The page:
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Reporter: An anxious day for any young driver, but for parents the worries don’t end there.
Driver: I usually take this roundabout a lot faster than (laughs) this!
Reporter: Teenagers drive faster and take more risks. Within a year of passing their test, one in five has had a crash. Now, Ford says it’s given parents peace of mind when they hand over the car. This programmable key can limit speed, restrict the volume of the stereo and even mute it altogether if occupants don’t buckle up.
Spokesman: You actually have two keys – one is the parent key, one is the teen key. Using the parent key, you actually go into the vehicle, er, you get some messaging on the instrument cluster where you can set the speed, you can set the audio volume, er, the seat belt usage is automatically programmed so that when that younger driver then comes into the vehicle, the limits are already set.
Reporter: Andrea Smith believes her son Kyle would still be alive if he’d been wearing a seat belt. He was thrown through a window when the driver of the car lost control. She welcomes any attempt to improve safety.
Andrea: Once you, you give somebody a licence, you are giving them a licence to kill, and I think as soon as those, you know, youngsters get hold of a licence, I don’t think they really, really realise what they’ve got their hands on.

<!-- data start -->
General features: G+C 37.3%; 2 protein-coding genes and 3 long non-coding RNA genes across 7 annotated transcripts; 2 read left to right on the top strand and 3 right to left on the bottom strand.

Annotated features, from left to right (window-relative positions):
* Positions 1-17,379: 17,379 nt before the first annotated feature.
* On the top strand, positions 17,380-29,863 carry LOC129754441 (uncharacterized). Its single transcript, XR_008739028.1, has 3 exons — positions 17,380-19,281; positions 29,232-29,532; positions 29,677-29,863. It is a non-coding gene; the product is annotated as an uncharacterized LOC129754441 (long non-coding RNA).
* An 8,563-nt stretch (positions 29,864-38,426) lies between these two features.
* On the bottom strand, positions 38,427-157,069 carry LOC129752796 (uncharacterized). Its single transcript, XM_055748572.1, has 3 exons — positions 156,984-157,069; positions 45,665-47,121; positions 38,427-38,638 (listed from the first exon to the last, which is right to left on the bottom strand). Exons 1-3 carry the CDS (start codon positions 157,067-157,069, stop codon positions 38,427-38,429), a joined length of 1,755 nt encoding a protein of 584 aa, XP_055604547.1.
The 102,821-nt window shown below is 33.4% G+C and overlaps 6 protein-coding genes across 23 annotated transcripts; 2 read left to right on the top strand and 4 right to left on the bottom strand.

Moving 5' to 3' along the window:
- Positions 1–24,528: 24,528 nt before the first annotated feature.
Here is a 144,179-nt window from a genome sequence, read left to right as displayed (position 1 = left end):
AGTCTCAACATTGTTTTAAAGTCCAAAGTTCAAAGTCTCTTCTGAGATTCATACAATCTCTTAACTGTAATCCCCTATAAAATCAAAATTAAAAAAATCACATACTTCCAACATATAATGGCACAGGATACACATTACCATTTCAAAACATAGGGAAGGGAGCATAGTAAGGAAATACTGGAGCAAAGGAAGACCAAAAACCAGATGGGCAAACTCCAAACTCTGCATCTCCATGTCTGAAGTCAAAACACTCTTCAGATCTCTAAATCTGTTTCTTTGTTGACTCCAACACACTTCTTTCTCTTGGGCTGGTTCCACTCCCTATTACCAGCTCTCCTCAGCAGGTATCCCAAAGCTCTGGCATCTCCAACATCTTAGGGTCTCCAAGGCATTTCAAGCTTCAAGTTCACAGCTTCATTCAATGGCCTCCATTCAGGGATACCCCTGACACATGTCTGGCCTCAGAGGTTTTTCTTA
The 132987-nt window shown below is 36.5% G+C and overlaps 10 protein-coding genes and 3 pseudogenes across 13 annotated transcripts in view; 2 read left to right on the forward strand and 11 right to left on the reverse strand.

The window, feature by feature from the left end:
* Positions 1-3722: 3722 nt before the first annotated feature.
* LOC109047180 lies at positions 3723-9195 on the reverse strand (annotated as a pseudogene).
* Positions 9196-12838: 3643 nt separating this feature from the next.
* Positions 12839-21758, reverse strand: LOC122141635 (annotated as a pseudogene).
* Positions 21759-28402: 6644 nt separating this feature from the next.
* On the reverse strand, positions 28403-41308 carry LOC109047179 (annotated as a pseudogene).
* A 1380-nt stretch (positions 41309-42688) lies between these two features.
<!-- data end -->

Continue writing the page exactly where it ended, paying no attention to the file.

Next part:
Reporter: But the 'My Key' system only allows parents to limit the top speed to 80 miles an hour. Below that, their children will just get a warning chime. That’s pointless, says this motoring expert at the technology website, CNET.
Expert: You can still break the law, even though this system is 'limiting' you to a certain speed. It also doesn’t take into account things like your rate of acceleration. You can still engage in a drag race with your friends at the lights and get up to speeds of 80 miles an hour in a 30 zone, for example, if you’re stupid enough.
Reporter: On Britain’s congested roads, cars are increasingly being fitted with radars, lasers and cameras to keep motorists in their lane and a safe distance apart. It’s not just young drivers who are giving up control to a computer.
Thomas Moore, Sky News.
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